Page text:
Sky Spy

Zodiacal Light

2014-03-27T00:00:00Z 2014-07-03T11:45:45Z Zodiacal LightBy Tim Hunter Special to the Arizona Daily Star Arizona Daily Star

The days are growing longer. The sun sets tonight at 6:40 p.m. and astronomical twilight ends at 8:03 p.m.

This is a good time of year to view the zodiacal light, a large pyramidal glow in the western sky after sunset or in the eastern sky before sunrise.

Look for it in the west on moonless nights 90 minutes to two hours after sunset. It is surprisingly bright and quite large extending at least half-way up the sky from the horizon.

You will need to be out of town and have no city lights in your western sky. Once you have seen the zodiacal light, you will be quite surprised as to how large and bright it is.

The first time you see the zodiacal light you might think it is the glow of city lights. It is actually the glow of microscopic dust particles originating from comets and asteroids. These innumerable fine grains exist along the orbital plane of the solar system.

The sun’s light reflects off them producing a distinct glow best seen during those times when the plane of the solar system is near perpendicular to the eastern or western horizon.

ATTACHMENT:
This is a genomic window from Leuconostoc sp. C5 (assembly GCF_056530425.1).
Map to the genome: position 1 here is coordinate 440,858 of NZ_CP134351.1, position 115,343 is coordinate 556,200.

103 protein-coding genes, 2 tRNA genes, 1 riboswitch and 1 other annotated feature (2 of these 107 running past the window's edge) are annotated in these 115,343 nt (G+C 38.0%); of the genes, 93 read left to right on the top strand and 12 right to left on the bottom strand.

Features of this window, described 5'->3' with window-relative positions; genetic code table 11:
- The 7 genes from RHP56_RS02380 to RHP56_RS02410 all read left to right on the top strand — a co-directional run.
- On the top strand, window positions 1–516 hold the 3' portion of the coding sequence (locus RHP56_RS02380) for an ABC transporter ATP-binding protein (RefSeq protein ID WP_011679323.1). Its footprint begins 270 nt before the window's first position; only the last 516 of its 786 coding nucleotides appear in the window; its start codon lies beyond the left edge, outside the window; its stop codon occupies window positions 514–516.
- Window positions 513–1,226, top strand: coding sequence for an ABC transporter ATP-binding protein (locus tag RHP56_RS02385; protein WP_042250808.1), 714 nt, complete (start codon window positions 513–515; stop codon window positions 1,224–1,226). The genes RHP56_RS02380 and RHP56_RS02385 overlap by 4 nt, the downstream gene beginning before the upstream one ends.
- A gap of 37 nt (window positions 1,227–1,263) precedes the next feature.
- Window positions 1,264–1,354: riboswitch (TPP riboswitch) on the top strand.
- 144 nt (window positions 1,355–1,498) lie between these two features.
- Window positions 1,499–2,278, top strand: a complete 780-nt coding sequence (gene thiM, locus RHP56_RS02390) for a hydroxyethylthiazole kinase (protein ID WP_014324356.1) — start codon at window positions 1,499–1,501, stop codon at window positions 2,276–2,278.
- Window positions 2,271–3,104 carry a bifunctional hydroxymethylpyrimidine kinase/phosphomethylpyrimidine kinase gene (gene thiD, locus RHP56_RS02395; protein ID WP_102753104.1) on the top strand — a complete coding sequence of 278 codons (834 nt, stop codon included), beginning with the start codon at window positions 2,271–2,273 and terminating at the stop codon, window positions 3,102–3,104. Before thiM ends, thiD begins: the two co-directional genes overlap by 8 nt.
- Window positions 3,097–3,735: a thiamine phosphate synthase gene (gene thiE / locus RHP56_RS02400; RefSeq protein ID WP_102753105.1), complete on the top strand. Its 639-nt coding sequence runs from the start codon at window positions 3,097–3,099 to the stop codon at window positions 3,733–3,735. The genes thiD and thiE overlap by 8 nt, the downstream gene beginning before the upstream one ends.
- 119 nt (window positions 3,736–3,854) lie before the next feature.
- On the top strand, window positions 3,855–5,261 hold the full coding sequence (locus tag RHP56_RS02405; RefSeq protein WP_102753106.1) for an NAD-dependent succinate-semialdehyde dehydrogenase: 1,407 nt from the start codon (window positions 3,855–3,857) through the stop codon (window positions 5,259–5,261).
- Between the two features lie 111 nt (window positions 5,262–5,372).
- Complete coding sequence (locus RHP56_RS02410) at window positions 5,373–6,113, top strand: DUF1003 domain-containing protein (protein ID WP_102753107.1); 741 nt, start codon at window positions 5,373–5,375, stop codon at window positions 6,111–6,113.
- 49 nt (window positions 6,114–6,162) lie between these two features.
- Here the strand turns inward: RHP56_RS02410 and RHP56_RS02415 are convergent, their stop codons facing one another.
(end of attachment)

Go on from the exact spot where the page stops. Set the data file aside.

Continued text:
The ecliptic is that part of the sky through which the sun appears to travel over the course of the year. This motion is caused by Earth orbiting around the sun. Earth’s orbital plane is the plane of the ecliptic, and most of the planets lie along this plane within 8 to 9 degrees on either side of it. This region of the sky along the ecliptic is the zodiac. It is where the sun, the moon, and planets travel, and it is the home of the zodiacal light.

Contact Tim Hunter at skyspy@azstarnet.com

Copyright 2014 Arizona Daily Star. All rights reserved. This material may not be published, broadcast, rewritten or redistributed.

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